Here’s a quick, and somewhat irreverent, primer to the work of Jacques Rancière. Included on the premise that it is a) helpful and b) explains at least a portion of Rancière’s work via a reference to N.W.A.

The image above comes from the Global Demix site. It’s a screen capture of a Rancière enthusiast who managed to communicate his/her excitement for his ideas on NBC’s Today show in 2009.

Is Pop Too Posh?

1. The Observer featured a conversation about pop and poshness this week in its Comment is Free feature. We’ve had better discussions in class, not least because one of two people involved in the dialogue here is a total bonehead. Read it for Dorian Lynskey’s contributions to the exchange and look to Rob Fitzpatrick’s responses only as a guide on how not to argue: he’s belligerent, he doesn’t listen, and his counter-arguments, if you can even call them that, amount to pointing out a single exception and claiming that it is universal.

2. There was a weird article on Taylor Swift’s appeal to hipsters that also appeared in the Guardian this week as well. There’s an interesting point at the heart of the article, that despite the general satire to which Swift has subjected the hipster, she nevertheless seems to appeal to them and has become part of a larger poptimist shift in various subcultural nooks and crannies.

The article is odd because it frames it all in terms of teenage flirtation, infantilizing Swift and making hipsters seem altogether pervy in their appreciation of Swift’s new LP. And if we are tracking the rise and significance of the word “adorkable,” the article subheader provides an interesting use.

3. Finally, we’ve talked a little this year about pop and place, not least a few weeks ago in thinking how the woods and isolated mountain communities of the Appalachians generate the mythology of the old, weird America. Following up on that, there’s a fascinating art project that pins rhymes to blocks by Jay Shells. John Metcalfe writes about the project on the The Atlantic Cities page, which features this video as well, which follows Shells as he visits iconic blocks and corners:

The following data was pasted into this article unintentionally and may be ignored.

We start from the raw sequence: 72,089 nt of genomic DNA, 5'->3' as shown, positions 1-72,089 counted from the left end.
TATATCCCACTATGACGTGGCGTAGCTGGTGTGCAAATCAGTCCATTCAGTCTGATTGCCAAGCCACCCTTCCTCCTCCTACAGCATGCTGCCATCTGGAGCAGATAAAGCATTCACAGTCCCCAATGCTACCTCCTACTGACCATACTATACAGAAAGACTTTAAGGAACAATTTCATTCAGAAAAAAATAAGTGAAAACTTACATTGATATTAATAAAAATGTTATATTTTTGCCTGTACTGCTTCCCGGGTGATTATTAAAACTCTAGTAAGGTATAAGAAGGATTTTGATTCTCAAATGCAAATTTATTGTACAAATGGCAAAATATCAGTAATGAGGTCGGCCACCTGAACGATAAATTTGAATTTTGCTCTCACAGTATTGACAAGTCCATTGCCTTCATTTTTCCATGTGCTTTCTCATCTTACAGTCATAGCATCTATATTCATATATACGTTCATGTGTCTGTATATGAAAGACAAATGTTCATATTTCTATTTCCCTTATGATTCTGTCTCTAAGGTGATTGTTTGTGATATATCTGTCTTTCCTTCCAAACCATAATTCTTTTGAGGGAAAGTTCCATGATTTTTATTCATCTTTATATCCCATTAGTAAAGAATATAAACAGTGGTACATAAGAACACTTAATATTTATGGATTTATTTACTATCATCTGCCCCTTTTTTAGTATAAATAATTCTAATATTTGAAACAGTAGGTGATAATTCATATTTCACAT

There’s a whole set of questions to ask here about space, place, memory, memorialization, and everyday life in the modern city.

 

From the Fleet Foxes to the Politics of Precarity

Another post this week that looks back then forward, picking up on some loose threads before trying to grasp the significance of the concept of precarity as it has circulated recently.

1. The Fleet Foxes took a bit of a beating in seminar last week, but I think we all agreed that they were bearing the unfair burden of exemplarity. There’s nothing too, too pernicious about them, and what they seem to represent, but there is something deeply problematic about it. Lest we think we are alone in such thoughts, such feelings of uncertainty about the Fleet Foxes, here’s an interesting blogpost that echoes many of the reservations that we expressed in class. This is an instance where reading the comments pays off: one reader of the post claims that what irritates most about the Fleet Foxes is that they are insufficiently weird, representative of a new America with the weird sadly absent. Many thanks to Neil for passing along the link.

I did actually see the Fleet Foxes play in Vancouver in 2011. Not that this picture quite captures it, but it was, admittedly, all beards and corduroy. You can see, however, that lead singer Robin Pecknold is very Dylanesque in his poor posture, which acoustic guitars and harmonies seem to invite.